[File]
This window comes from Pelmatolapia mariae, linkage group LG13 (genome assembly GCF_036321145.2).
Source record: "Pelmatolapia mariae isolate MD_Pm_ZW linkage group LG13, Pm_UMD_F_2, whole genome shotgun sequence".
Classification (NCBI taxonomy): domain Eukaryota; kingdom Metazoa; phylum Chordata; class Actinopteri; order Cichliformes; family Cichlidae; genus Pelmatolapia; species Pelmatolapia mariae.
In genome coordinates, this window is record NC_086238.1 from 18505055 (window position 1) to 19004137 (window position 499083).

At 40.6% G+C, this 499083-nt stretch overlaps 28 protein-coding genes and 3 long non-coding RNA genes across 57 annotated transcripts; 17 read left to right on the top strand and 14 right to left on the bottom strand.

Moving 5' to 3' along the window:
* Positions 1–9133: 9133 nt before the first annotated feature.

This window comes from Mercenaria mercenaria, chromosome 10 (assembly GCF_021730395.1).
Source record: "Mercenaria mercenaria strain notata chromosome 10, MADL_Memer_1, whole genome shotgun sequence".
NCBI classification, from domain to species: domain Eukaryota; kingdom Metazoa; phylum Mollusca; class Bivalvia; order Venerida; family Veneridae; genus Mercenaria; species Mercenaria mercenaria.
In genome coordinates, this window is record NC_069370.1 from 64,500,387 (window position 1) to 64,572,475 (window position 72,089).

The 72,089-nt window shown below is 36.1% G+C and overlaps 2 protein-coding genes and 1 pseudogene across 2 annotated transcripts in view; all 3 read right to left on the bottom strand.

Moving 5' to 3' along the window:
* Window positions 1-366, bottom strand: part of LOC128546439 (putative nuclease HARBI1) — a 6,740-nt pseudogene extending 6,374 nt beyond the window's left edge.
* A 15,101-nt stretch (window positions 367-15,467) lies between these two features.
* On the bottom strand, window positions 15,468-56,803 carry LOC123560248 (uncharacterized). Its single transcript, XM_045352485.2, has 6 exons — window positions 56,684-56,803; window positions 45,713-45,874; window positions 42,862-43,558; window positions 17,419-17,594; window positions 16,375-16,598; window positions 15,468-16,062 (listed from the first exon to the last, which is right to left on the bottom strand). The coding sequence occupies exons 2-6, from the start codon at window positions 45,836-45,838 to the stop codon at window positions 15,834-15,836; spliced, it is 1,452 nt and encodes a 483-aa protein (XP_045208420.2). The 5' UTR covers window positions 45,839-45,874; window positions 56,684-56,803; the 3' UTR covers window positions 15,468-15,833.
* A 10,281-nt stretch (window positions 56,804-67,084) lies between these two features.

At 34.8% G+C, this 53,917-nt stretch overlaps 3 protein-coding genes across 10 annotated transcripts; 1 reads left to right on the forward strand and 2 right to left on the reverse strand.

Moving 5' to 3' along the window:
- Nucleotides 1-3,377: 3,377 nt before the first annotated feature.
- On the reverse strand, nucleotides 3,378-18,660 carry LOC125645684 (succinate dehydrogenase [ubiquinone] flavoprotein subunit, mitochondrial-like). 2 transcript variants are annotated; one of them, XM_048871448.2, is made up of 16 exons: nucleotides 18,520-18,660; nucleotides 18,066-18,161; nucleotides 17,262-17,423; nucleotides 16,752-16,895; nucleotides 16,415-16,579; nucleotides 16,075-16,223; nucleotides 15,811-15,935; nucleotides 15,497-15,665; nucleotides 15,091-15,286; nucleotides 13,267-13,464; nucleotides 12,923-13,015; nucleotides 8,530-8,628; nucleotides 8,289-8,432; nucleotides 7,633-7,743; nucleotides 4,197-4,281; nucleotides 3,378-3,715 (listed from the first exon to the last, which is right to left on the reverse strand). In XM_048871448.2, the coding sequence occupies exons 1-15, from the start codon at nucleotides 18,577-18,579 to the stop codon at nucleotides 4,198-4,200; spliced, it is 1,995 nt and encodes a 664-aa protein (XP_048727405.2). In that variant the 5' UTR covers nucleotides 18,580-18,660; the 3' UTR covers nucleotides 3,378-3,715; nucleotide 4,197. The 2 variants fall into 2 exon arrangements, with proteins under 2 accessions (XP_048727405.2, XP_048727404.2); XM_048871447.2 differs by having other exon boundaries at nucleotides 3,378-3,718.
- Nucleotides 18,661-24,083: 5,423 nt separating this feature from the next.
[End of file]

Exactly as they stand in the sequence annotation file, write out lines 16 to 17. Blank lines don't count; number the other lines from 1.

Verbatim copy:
* On the bottom strand, window positions 15,468-56,803 carry LOC123560248 (uncharacterized). Its single transcript, XM_045352485.2, has 6 exons — window positions 56,684-56,803; window positions 45,713-45,874; window positions 42,862-43,558; window positions 17,419-17,594; window positions 16,375-16,598; window positions 15,468-16,062 (listed from the first exon to the last, which is right to left on the bottom strand). The coding sequence occupies exons 2-6, from the start codon at window positions 45,836-45,838 to the stop codon at window positions 15,834-15,836; spliced, it is 1,452 nt and encodes a 483-aa protein (XP_045208420.2). The 5' UTR covers window positions 45,839-45,874; window positions 56,684-56,803; the 3' UTR covers window positions 15,468-15,833.
* A 10,281-nt stretch (window positions 56,804-67,084) lies between these two features.